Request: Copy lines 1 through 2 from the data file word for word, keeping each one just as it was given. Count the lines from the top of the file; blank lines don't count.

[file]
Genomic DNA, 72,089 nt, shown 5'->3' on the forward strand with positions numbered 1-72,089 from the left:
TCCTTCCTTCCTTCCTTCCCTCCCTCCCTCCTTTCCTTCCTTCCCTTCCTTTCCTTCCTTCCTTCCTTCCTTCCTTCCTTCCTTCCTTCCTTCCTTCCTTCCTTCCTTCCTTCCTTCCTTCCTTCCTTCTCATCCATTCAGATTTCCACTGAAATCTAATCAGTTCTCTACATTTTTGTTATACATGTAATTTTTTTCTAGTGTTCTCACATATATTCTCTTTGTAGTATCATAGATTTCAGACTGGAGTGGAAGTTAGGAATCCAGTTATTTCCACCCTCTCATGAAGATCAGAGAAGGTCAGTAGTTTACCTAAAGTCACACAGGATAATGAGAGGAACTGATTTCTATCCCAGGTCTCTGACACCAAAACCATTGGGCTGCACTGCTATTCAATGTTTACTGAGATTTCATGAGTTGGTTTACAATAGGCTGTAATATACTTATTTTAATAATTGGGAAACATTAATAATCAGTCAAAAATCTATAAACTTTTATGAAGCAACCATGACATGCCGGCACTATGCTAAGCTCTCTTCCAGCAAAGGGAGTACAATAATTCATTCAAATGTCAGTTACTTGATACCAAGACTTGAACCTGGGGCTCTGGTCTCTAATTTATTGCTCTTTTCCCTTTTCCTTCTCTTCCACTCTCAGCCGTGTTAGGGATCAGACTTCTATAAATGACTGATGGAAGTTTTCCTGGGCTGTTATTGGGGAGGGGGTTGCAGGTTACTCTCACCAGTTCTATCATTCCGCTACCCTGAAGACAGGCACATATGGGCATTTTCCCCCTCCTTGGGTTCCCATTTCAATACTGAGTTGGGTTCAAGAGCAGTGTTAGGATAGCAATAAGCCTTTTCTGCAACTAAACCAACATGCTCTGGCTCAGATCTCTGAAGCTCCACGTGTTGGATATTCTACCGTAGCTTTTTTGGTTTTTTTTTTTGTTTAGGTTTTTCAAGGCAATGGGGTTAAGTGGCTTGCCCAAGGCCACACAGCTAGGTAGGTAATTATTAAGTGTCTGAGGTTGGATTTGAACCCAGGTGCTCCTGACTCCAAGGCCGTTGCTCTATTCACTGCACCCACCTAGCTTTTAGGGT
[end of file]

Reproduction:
Genomic DNA, 72,089 nt, shown 5'->3' on the forward strand with positions numbered 1-72,089 from the left:
TCCTTCCTTCCTTCCTTCCCTCCCTCCCTCCTTTCCTTCCTTCCCTTCCTTTCCTTCCTTCCTTCCTTCCTTCCTTCCTTCCTTCCTTCCTTCCTTCCTTCCTTCCTTCCTTCCTTCCTTCCTTCCTTCTCATCCATTCAGATTTCCACTGAAATCTAATCAGTTCTCTACATTTTTGTTATACATGTAATTTTTTTCTAGTGTTCTCACATATATTCTCTTTGTAGTATCATAGATTTCAGACTGGAGTGGAAGTTAGGAATCCAGTTATTTCCACCCTCTCATGAAGATCAGAGAAGGTCAGTAGTTTACCTAAAGTCACACAGGATAATGAGAGGAACTGATTTCTATCCCAGGTCTCTGACACCAAAACCATTGGGCTGCACTGCTATTCAATGTTTACTGAGATTTCATGAGTTGGTTTACAATAGGCTGTAATATACTTATTTTAATAATTGGGAAACATTAATAATCAGTCAAAAATCTATAAACTTTTATGAAGCAACCATGACATGCCGGCACTATGCTAAGCTCTCTTCCAGCAAAGGGAGTACAATAATTCATTCAAATGTCAGTTACTTGATACCAAGACTTGAACCTGGGGCTCTGGTCTCTAATTTATTGCTCTTTTCCCTTTTCCTTCTCTTCCACTCTCAGCCGTGTTAGGGATCAGACTTCTATAAATGACTGATGGAAGTTTTCCTGGGCTGTTATTGGGGAGGGGGTTGCAGGTTACTCTCACCAGTTCTATCATTCCGCTACCCTGAAGACAGGCACATATGGGCATTTTCCCCCTCCTTGGGTTCCCATTTCAATACTGAGTTGGGTTCAAGAGCAGTGTTAGGATAGCAATAAGCCTTTTCTGCAACTAAACCAACATGCTCTGGCTCAGATCTCTGAAGCTCCACGTGTTGGATATTCTACCGTAGCTTTTTTGGTTTTTTTTTTTGTTTAGGTTTTTCAAGGCAATGGGGTTAAGTGGCTTGCCCAAGGCCACACAGCTAGGTAGGTAATTATTAAGTGTCTGAGGTTGGATTTGAACCCAGGTGCTCCTGACTCCAAGGCCGTTGCTCTATTCACTGCACCCACCTAGCTTTTAGGGT